Today, Team Fink headed downtown as a flashmob of good. Armed with hotdogs, lemonade, and a smile they served 150 hotdogs in 45 minutes. They asked names, listened to stories. They connected.
Their teacher is still reflecting. While at the park serving hot dogs, a park director stopped to talk to him. He told Fink about the hundreds of heroine needles that were picked up in the park just today. He thanked him for what he and his students were doing, but mentioned that when food comes to the park, some of these homeless never have to leave the park and it can exacerbate the problem. Rather than leave the conversation there, Fink invited this park director to come to Anastasis and share the complexity of the homeless problem Denver faces. He wondered how Anastasis students might be able to help be a part of the solution. He also plans to invite our friends from the Denver Rescue Mission to be part of the conversation.
This moment of spreading good, will extend into inquiry and our students will attempt to connect and learn from a variety of perspectives. They’ll learn about unintended consequences and delve into design thinking.
Today, they reflected on the experience:
Feeling the joy in my heart, I can feel the memory of the outing-burn in the back of my mind. Looking at the once unknown faces turn into friends faces and their gleeful smiles light up the very park we were just in, handing out hot dogs and lemonade. At one part I was picked to travel around the park in search for people who maybe hadn’t heard the word about our hotdogs. Shifting my gaze from the sidewalk to the persons face, I saw grief and sadness. They also had their heads down, cigarette in on hand, slowly disintegrating. Walking up to them, feeling the fear build its way up inside my stomach and up to my throat. Hearing the shuffle of our feet their head slowly rose, looking at their eyes I can see sadness and, surprisingly, hope! Asking if they would like some food, I could see their eyes light up. One in particular was a old man with billions of wrinkles, but when I looked in his eyes, his eyes held me in a trance. Bright, bright sea-foam eyes! When we were going to move on he gave us a toothless smile and a wave. I smile back feeling happiness spread through out my body. In a way, I felt that this field trip changed me in a good way, seeing all of these people, who probably have been through so much, give us school kids smiles and hugs! Showing me that people who have gone through so much can still be rich at heart and soul. –Grace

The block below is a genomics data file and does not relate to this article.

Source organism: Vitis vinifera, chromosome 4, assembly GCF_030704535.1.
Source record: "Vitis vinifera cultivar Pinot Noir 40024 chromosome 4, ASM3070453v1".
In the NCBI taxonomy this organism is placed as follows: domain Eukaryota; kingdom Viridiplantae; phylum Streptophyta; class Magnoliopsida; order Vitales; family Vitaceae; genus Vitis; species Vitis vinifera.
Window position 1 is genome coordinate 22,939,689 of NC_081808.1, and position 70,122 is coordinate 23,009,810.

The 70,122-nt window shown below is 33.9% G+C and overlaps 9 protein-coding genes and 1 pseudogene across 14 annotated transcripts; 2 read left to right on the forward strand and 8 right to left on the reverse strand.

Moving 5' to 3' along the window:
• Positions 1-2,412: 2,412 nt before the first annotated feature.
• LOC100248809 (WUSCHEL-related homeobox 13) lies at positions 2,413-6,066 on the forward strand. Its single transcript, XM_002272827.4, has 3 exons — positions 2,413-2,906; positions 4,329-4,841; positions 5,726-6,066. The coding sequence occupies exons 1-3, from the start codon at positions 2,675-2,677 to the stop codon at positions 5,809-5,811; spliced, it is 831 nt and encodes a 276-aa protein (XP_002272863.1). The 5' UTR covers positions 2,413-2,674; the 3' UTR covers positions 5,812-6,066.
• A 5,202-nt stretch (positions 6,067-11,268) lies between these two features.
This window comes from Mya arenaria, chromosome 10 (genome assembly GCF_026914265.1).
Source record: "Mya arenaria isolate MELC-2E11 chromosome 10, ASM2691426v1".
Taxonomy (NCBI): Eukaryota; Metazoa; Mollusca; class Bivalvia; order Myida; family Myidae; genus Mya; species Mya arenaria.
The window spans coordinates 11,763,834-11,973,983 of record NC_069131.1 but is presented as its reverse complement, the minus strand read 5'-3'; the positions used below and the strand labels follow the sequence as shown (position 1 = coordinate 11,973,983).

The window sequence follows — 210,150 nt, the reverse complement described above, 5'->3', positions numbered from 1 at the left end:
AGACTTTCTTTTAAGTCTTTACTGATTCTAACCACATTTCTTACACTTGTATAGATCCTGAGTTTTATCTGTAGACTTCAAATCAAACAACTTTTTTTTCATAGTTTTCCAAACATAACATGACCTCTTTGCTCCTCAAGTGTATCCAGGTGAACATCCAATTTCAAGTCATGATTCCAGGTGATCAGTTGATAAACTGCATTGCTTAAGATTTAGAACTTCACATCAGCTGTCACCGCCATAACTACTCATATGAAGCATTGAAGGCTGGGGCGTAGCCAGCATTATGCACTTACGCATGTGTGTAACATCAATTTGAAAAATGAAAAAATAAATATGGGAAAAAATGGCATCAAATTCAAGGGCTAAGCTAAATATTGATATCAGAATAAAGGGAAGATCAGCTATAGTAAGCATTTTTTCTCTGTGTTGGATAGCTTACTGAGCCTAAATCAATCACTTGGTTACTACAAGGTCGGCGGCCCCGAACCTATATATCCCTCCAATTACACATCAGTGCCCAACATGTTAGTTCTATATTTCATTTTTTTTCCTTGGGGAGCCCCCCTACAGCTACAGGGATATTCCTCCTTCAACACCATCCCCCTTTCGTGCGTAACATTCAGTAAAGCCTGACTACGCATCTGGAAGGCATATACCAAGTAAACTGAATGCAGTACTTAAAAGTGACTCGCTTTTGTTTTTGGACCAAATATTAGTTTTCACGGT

Love on people, give them food, and learn their story. Loving, eating, and telling stories are universal languages. When you combine them, spectacular things can happen. Like Andrew, he is a wonderful man, he shared about our opportunity we have as kids to be the change and the hope we give him. When flowers, butterflies, kids, and food are around, conversations spark up and smiles spread. When you give you are also the one receiving. When you serve people food you get a frown that turns into a smile, a story to listen to, and a lesson to learn from. I loved today and seeing smiles spread. –Noelle
Just a smile can make someone’s day. Taking the time to look someone in the eyes and smile can do a lot. It can show them that they matter when the person doesn’t even know that themselves. It can make them smile at other people and have a domino effect. Giving someone a cup of lemonade and a hot dog brought out smiles in everyone. It showed me the caring person inside of everyone I met today. It didn’t matter what you did or where you came from. It was just a bunch of people smiling and eating hotdogs. –Ella
A name is gift given at birth. A name like “Andrew” is the story of that human. If a name seems so precious and so easy to obtain, then why don’t we just ask someone for their name. If you refer to someone by their name then you can learn and grow in joy from the happy conversations. –Will